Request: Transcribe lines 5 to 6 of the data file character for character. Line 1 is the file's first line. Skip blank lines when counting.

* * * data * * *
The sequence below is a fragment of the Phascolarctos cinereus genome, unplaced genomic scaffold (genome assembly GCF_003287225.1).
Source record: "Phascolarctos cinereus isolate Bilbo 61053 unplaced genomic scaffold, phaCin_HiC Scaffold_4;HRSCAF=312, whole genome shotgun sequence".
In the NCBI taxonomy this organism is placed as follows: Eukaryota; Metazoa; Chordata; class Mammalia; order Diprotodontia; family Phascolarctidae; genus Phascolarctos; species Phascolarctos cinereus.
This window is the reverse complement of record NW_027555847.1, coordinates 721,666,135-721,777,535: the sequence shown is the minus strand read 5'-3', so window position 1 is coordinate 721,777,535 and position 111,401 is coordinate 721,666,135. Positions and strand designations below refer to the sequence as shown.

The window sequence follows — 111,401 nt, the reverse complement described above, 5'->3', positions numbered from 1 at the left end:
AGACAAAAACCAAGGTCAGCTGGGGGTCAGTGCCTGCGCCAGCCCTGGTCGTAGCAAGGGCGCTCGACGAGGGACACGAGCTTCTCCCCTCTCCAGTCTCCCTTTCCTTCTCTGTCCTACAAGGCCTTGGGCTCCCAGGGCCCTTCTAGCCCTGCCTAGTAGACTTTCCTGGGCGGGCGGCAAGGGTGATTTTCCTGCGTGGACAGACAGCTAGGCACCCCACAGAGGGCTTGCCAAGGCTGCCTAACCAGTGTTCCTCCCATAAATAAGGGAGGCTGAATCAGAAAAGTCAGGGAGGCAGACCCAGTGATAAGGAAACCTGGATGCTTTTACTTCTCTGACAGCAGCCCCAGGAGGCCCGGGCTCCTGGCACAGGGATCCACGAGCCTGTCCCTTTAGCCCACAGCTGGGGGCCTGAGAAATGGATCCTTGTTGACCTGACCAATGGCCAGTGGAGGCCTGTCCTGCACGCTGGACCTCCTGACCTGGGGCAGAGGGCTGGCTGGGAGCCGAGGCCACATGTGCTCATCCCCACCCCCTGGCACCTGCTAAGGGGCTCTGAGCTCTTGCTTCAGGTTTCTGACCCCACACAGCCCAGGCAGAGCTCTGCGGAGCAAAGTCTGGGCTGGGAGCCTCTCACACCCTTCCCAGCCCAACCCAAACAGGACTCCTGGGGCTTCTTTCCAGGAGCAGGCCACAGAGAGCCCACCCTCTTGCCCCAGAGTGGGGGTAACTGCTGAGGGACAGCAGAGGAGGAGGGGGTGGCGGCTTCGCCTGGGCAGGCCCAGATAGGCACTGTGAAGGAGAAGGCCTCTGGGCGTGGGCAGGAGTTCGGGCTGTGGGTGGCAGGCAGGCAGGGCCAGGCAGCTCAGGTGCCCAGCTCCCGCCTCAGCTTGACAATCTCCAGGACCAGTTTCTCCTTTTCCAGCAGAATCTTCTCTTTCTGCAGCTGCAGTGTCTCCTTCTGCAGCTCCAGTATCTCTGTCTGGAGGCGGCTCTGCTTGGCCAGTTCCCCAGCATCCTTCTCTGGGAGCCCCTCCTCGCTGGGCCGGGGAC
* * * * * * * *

The window sequence follows — 111,401 nt, the reverse complement described above, 5'->3', positions numbered from 1 at the left end:
AGACAAAAACCAAGGTCAGCTGGGGGTCAGTGCCTGCGCCAGCCCTGGTCGTAGCAAGGGCGCTCGACGAGGGACACGAGCTTCTCCCCTCTCCAGTCTCCCTTTCCTTCTCTGTCCTACAAGGCCTTGGGCTCCCAGGGCCCTTCTAGCCCTGCCTAGTAGACTTTCCTGGGCGGGCGGCAAGGGTGATTTTCCTGCGTGGACAGACAGCTAGGCACCCCACAGAGGGCTTGCCAAGGCTGCCTAACCAGTGTTCCTCCCATAAATAAGGGAGGCTGAATCAGAAAAGTCAGGGAGGCAGACCCAGTGATAAGGAAACCTGGATGCTTTTACTTCTCTGACAGCAGCCCCAGGAGGCCCGGGCTCCTGGCACAGGGATCCACGAGCCTGTCCCTTTAGCCCACAGCTGGGGGCCTGAGAAATGGATCCTTGTTGACCTGACCAATGGCCAGTGGAGGCCTGTCCTGCACGCTGGACCTCCTGACCTGGGGCAGAGGGCTGGCTGGGAGCCGAGGCCACATGTGCTCATCCCCACCCCCTGGCACCTGCTAAGGGGCTCTGAGCTCTTGCTTCAGGTTTCTGACCCCACACAGCCCAGGCAGAGCTCTGCGGAGCAAAGTCTGGGCTGGGAGCCTCTCACACCCTTCCCAGCCCAACCCAAACAGGACTCCTGGGGCTTCTTTCCAGGAGCAGGCCACAGAGAGCCCACCCTCTTGCCCCAGAGTGGGGGTAACTGCTGAGGGACAGCAGAGGAGGAGGGGGTGGCGGCTTCGCCTGGGCAGGCCCAGATAGGCACTGTGAAGGAGAAGGCCTCTGGGCGTGGGCAGGAGTTCGGGCTGTGGGTGGCAGGCAGGCAGGGCCAGGCAGCTCAGGTGCCCAGCTCCCGCCTCAGCTTGACAATCTCCAGGACCAGTTTCTCCTTTTCCAGCAGAATCTTCTCTTTCTGCAGCTGCAGTGTCTCCTTCTGCAGCTCCAGTATCTCTGTCTGGAGGCGGCTCTGCTTGGCCAGTTCCCCAGCATCCTTCTCTGGGAGCCCCTCCTCGCTGGGCCGGGGAC